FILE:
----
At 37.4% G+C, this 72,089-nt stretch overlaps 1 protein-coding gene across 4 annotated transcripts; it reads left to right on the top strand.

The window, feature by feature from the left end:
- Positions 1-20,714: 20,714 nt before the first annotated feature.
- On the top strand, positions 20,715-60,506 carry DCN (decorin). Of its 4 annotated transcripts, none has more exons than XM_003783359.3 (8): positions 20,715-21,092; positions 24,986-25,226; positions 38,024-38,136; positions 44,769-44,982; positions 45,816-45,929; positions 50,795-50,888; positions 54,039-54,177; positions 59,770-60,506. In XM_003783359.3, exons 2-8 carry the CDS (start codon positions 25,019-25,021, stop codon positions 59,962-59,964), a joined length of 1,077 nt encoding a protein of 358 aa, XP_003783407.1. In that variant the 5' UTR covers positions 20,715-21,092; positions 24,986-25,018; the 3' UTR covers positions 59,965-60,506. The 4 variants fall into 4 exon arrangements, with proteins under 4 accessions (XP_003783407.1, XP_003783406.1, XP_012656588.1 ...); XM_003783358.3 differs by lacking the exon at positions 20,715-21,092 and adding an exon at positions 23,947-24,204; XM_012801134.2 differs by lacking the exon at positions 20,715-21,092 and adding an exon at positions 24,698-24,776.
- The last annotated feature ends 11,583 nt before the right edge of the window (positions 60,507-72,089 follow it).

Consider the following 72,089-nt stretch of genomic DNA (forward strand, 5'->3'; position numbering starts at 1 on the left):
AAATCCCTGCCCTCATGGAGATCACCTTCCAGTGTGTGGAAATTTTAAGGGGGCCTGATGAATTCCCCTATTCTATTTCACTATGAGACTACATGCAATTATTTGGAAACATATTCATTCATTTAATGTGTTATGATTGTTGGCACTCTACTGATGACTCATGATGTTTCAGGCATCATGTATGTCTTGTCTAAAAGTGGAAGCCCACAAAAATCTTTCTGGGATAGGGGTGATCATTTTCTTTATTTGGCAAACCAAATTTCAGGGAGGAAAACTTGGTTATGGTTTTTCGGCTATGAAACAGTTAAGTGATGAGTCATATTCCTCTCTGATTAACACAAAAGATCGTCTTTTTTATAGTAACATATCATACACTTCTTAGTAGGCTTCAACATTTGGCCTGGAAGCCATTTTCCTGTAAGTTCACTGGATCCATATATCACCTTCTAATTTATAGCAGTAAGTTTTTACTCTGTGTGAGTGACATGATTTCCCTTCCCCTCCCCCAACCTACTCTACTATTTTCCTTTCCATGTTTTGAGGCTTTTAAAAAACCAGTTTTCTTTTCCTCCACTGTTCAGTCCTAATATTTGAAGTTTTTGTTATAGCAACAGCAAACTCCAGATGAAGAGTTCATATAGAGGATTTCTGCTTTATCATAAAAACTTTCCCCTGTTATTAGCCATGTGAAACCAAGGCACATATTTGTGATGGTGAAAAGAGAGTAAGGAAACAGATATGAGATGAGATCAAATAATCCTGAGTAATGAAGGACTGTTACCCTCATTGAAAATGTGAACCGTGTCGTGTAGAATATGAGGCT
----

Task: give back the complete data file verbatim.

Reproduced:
At 37.4% G+C, this 72,089-nt stretch overlaps 1 protein-coding gene across 4 annotated transcripts; it reads left to right on the top strand.

The window, feature by feature from the left end:
- Positions 1-20,714: 20,714 nt before the first annotated feature.
- On the top strand, positions 20,715-60,506 carry DCN (decorin). Of its 4 annotated transcripts, none has more exons than XM_003783359.3 (8): positions 20,715-21,092; positions 24,986-25,226; positions 38,024-38,136; positions 44,769-44,982; positions 45,816-45,929; positions 50,795-50,888; positions 54,039-54,177; positions 59,770-60,506. In XM_003783359.3, exons 2-8 carry the CDS (start codon positions 25,019-25,021, stop codon positions 59,962-59,964), a joined length of 1,077 nt encoding a protein of 358 aa, XP_003783407.1. In that variant the 5' UTR covers positions 20,715-21,092; positions 24,986-25,018; the 3' UTR covers positions 59,965-60,506. The 4 variants fall into 4 exon arrangements, with proteins under 4 accessions (XP_003783407.1, XP_003783406.1, XP_012656588.1 ...); XM_003783358.3 differs by lacking the exon at positions 20,715-21,092 and adding an exon at positions 23,947-24,204; XM_012801134.2 differs by lacking the exon at positions 20,715-21,092 and adding an exon at positions 24,698-24,776.
- The last annotated feature ends 11,583 nt before the right edge of the window (positions 60,507-72,089 follow it).

Consider the following 72,089-nt stretch of genomic DNA (forward strand, 5'->3'; position numbering starts at 1 on the left):
AAATCCCTGCCCTCATGGAGATCACCTTCCAGTGTGTGGAAATTTTAAGGGGGCCTGATGAATTCCCCTATTCTATTTCACTATGAGACTACATGCAATTATTTGGAAACATATTCATTCATTTAATGTGTTATGATTGTTGGCACTCTACTGATGACTCATGATGTTTCAGGCATCATGTATGTCTTGTCTAAAAGTGGAAGCCCACAAAAATCTTTCTGGGATAGGGGTGATCATTTTCTTTATTTGGCAAACCAAATTTCAGGGAGGAAAACTTGGTTATGGTTTTTCGGCTATGAAACAGTTAAGTGATGAGTCATATTCCTCTCTGATTAACACAAAAGATCGTCTTTTTTATAGTAACATATCATACACTTCTTAGTAGGCTTCAACATTTGGCCTGGAAGCCATTTTCCTGTAAGTTCACTGGATCCATATATCACCTTCTAATTTATAGCAGTAAGTTTTTACTCTGTGTGAGTGACATGATTTCCCTTCCCCTCCCCCAACCTACTCTACTATTTTCCTTTCCATGTTTTGAGGCTTTTAAAAAACCAGTTTTCTTTTCCTCCACTGTTCAGTCCTAATATTTGAAGTTTTTGTTATAGCAACAGCAAACTCCAGATGAAGAGTTCATATAGAGGATTTCTGCTTTATCATAAAAACTTTCCCCTGTTATTAGCCATGTGAAACCAAGGCACATATTTGTGATGGTGAAAAGAGAGTAAGGAAACAGATATGAGATGAGATCAAATAATCCTGAGTAATGAAGGACTGTTACCCTCATTGAAAATGTGAACCGTGTCGTGTAGAATATGAGGCT